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Road to the IGF: yesyes' Circle0

February 5, 2019 | By Joel Couture

February 5, 2019 | By Joel Couture
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More: Indie, Video, IGF



This interview is part of our Road to the IGF series. You can find the rest by clicking here.

Circle0 is a game that's designed to break down - an experience in incomprehensibility and chaos that grows more distorted and unpredictable with every interaction. 

Gamasutra sat down with the team at yesyes, developers of the Nuovo Award-nominated game, to talk about their inspirations in making a game that purposely degrades, the challenges and pleasant surprises of finding bugs in a game that is supposed to break, and the beauty that comes from accepting where Circle0 wishes to take you.

The game-breakers

Bertelsen: I’m Corey Bertelsen, I did sound and music and some other code things. We all went to New York University’s game design MFA program. This was our second-semester project. Before that, I personally did some hobby games and music visualizers.

Carr: I'm Dennis Carr. The initial idea for the game was mine, and I handled certain programming tasks, especially the NPC system. I also tried to keep everyone on the same page during development and helped make sure the different systems programmed by everyone generally worked together (but not too well).

I started making games at art school after getting bored with drawing and painting. Over time, I got involved with the community at Glorious Trainwrecks and made a bunch of small, experimental games.

Li: My name is Longxiao Li. I am responsible for 3D assets of this game alone with part of interactivities.

My interest in new media and interactive art started from my undergraduate years majoring in photography. In the beginning, I want to explore the possibilities and boundaries of photography, but gradually ended up conceptualizing a “game-like” art: a semi-competitive fart evaluating device named Fartality.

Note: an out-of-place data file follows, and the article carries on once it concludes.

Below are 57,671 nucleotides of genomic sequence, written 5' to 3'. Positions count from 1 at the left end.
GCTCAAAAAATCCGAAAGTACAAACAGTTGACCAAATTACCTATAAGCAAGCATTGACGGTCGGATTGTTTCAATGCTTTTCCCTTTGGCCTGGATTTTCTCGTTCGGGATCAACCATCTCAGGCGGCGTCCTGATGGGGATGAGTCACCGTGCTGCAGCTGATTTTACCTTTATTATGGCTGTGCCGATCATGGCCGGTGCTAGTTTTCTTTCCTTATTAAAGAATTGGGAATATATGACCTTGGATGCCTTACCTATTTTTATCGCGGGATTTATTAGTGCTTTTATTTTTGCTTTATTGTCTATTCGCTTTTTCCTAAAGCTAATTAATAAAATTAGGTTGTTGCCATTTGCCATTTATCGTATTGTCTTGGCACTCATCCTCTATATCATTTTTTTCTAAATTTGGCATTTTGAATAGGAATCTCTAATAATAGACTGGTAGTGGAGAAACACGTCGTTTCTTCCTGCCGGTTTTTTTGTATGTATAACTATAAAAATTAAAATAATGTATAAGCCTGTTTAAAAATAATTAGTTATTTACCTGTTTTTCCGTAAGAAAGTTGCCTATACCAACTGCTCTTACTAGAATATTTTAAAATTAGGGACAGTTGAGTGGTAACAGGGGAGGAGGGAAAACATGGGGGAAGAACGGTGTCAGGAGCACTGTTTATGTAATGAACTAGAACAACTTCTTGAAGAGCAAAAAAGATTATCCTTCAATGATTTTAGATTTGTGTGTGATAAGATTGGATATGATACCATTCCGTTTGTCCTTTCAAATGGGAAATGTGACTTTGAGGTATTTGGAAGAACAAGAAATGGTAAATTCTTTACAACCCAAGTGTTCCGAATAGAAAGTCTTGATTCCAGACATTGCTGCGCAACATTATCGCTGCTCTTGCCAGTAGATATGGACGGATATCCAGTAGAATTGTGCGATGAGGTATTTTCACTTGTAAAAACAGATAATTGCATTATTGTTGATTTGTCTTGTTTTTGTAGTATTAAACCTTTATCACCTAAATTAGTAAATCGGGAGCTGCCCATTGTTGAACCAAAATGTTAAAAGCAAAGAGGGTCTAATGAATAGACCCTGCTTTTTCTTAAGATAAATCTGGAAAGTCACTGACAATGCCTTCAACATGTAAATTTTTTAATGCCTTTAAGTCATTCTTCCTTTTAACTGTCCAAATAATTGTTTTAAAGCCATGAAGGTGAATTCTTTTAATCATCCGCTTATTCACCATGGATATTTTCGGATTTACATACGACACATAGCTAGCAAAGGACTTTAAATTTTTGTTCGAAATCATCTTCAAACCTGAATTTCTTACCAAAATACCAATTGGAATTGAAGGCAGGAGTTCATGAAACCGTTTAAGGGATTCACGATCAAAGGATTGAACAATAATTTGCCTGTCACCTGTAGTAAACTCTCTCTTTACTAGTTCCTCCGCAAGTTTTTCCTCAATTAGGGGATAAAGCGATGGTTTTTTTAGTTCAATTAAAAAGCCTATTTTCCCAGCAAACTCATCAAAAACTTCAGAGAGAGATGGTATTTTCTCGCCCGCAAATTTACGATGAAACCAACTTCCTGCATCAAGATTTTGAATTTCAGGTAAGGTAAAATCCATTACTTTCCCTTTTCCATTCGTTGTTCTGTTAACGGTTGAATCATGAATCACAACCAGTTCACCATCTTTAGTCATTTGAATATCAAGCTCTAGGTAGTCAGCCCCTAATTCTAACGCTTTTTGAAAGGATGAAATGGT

Liu: I am Shiyun "Vanilla" Liu. I also handled programming, mainly the core character controller. I also tried to help track the whole progress, design iteration.

I majored in game programming as an undergraduate. I got a lot of experience developing games of different genres on a small team. In our school, we have programmers (like me) and artists, but no game designers. Therefore, I also worked on game design, sometimes. Then, I found out that game design is extremely hard, but I still wanted to learn more about game design. That’s why I went to NYU game design program.

Guided chaos over planning

Bertelsen: Our design challenge was to create an “anti-game” inspired by the “anti-art” Dada movement of the early 20th century. Circle0 evolved out of that initial idea.

Carr: We were especially inspired by the tension between intention and chance in Dada art. I think there is a general idea in game development that it is best to plan a game out as much as possible beforehand; for instance, by creating an extensive design document, and then executing on that plan as accurately as possible. I wanted the process of development to feel more like guiding chaos: make things in a way that invites problems, and then deciding whether those problems are worth keeping. This way, the end product feels indifferent to the player and to its creators in a way that I find appealing.

Li: Ironically, part of the anti-art creations became arts, eventually. Or rather, they are arts from the beginning. Therefore, we realized the manifestation of anti-game could very well be a game.

The mechanisms of an anti-game

Bertelsen: Unity for the Game Engine. The audio was made in Ableton and Adobe Audition.

Li: 3D assets are modeled with Solidworks. Some of them are tweaked in Maya.

Liu: We also used Github to do the version control.

The challenges of making a game that purposely deteriorates

Carr: There were two types of difficulties - experiential and technical. The experiential difficulties came from trying to determine how much chaos was desirable, and to ease the player into the game and encourage them to tolerate the more unpleasant parts of the experience. Liu pushed very hard for tutorialization, and I think that paid off.